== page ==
Matthew 5:21-22: “You have heard that it was said to the people long ago, ‘You shall not murder, and anyone who murders will be subject to judgment.’ But I tell you that anyone who is angry with a brother or sister will be subject to judgment.”

Queen’s Bohemian Rhapsody starts out with a haunting confession. Following is a brief excerpt of the lyrics written by the late Freddie Mercury:

“Mama, just killed a man
Put a gun against his head
Pulled my trigger, now he’s dead
Mama, life had just begun
But now I’ve gone and thrown it all away”
* (*Source: “Bohemian Rhapsody” from 1975 album: “A Night at the Opera”)

Make no mistake about it; every human being is capable of murder. Following the slippery slope of anger and hate leads to death. In His sermon on the mount, Jesus once said that we are held accountable if we are angry at someone. Anger should be taken as seriously as murder.

Towards the end of the book of Genesis, Jacob, a dying man, calls his children to his bedside for his last blessing. While he addresses each of his children individually, he puts Simeon and Levi on the spot with a harsh rebuke saying (Genesis 49:5):

“Simeon and Levi are brothers—
    their swords are weapons of violence.”

Jacob is referring to an incident that happened several years ago when they lived near the city of Shechem in Canaan. There he bought a parcel of land from the children of King Hamor. Other than having trade agreements with the people of the land, Jacob’s tribe did not mingle much with the Canaanites. That changed overnight when the shocking news transpired that one of King Hamor’s sons, Prince Shechem, had raped Jacob’s daughter Dinah. In his defense, the prince later proposed to marry Dinah, but Jacob’s family still was deeply offended; and with Simeon and Levi as ringleaders, Jacob’s sons took revenge for the rape, not only by killing the offender Prince Shechem, but also by wiping out the entire male population of the area. On his deathbed Jacob stood up to his sons and distanced himself from such cruel behavior exclaiming (Genesis 49:7):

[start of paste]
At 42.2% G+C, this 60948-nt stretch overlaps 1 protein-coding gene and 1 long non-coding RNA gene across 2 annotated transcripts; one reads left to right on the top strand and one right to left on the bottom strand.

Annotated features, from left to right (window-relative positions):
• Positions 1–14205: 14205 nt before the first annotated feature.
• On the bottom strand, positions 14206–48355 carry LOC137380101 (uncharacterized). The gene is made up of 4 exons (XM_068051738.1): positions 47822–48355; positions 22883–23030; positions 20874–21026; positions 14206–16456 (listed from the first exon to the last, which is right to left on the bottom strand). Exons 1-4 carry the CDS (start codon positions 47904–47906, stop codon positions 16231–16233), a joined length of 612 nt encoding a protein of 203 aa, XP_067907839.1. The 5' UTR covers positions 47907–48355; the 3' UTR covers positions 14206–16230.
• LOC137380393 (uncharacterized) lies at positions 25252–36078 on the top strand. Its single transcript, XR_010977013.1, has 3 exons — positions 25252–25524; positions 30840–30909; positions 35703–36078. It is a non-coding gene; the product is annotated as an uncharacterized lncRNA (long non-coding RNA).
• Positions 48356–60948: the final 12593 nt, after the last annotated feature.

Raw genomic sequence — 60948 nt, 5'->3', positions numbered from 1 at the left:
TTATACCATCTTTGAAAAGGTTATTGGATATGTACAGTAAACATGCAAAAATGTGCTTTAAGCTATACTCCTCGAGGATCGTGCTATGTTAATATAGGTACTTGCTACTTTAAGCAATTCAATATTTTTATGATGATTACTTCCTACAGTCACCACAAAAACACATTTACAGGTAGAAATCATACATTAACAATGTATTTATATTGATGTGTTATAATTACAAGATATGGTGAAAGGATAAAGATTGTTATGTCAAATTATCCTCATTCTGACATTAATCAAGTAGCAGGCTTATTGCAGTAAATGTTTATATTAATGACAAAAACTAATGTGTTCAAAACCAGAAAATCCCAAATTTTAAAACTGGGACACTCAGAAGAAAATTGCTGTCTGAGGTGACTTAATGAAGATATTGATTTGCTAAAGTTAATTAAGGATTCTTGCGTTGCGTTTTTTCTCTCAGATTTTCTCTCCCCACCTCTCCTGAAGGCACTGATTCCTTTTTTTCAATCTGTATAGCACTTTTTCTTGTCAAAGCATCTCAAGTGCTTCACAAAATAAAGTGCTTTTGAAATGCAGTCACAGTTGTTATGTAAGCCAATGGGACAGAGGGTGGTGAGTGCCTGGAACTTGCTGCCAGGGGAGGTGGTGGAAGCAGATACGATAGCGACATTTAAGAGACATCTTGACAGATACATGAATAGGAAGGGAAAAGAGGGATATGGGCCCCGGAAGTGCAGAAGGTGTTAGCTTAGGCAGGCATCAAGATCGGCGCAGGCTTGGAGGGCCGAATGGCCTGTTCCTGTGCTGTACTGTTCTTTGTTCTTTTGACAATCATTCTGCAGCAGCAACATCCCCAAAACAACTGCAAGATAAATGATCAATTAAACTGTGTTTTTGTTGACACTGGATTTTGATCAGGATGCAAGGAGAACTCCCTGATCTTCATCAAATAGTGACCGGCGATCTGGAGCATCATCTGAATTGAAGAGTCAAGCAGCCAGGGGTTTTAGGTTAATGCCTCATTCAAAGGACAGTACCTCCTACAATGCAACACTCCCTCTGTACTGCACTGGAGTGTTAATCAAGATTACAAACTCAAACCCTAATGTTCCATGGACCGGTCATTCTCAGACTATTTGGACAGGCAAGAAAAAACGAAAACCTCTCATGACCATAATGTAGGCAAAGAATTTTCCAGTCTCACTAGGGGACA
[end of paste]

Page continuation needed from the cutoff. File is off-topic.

“Cursed be their anger, so fierce,
    and their fury, so cruel!”

Nobody was really fighting for Dinah when Jacob’s sons took revenge. In their cruelty they destroyed all prospects of a good future for her, not to mention the bereaved Canaanite families who lost their providers in these senseless killings.

Speaking of cruelty, what about God’s anger? Wasn’t it devastating when He initiated the Big Flood wiping out most of mankind and killing an enormous of animals? Reading up on what God Himself has to say about His wrath, we find an intriguing statement in the book of Exodus (Exodus 22:24):

“My anger will be aroused, and I will kill you with the sword; your wives will become widows and your children fatherless.”

That’s shocking to hear of course, but let’s check out what triggered this remark. Interestingly, the preceding verses say (Exodus 22:22-23):

“Do not take advantage of the widow or the fatherless. If you do and they cry out to me, I will certainly hear their cry.”

Apparently, a major trigger stirring up God’s wrath is abusing the helpless. If we trample on the weak we are stepping on God’s toes. He is the defender of the poor. We cross the line when we disrespect them, and we will trigger God’s wrath when we abuse them.

Human temper tantrums have little in common with God’s anger. The former is an expression of our selfishness; the latter is God’s way of defending the defenseless. When God’s love spells w-r-a-t-h, we know that He intervenes. He intervenes so wrongs are righted and to help those who cannot help themselves. We are on God’s side when we have the best interest of the disadvantaged at heart.

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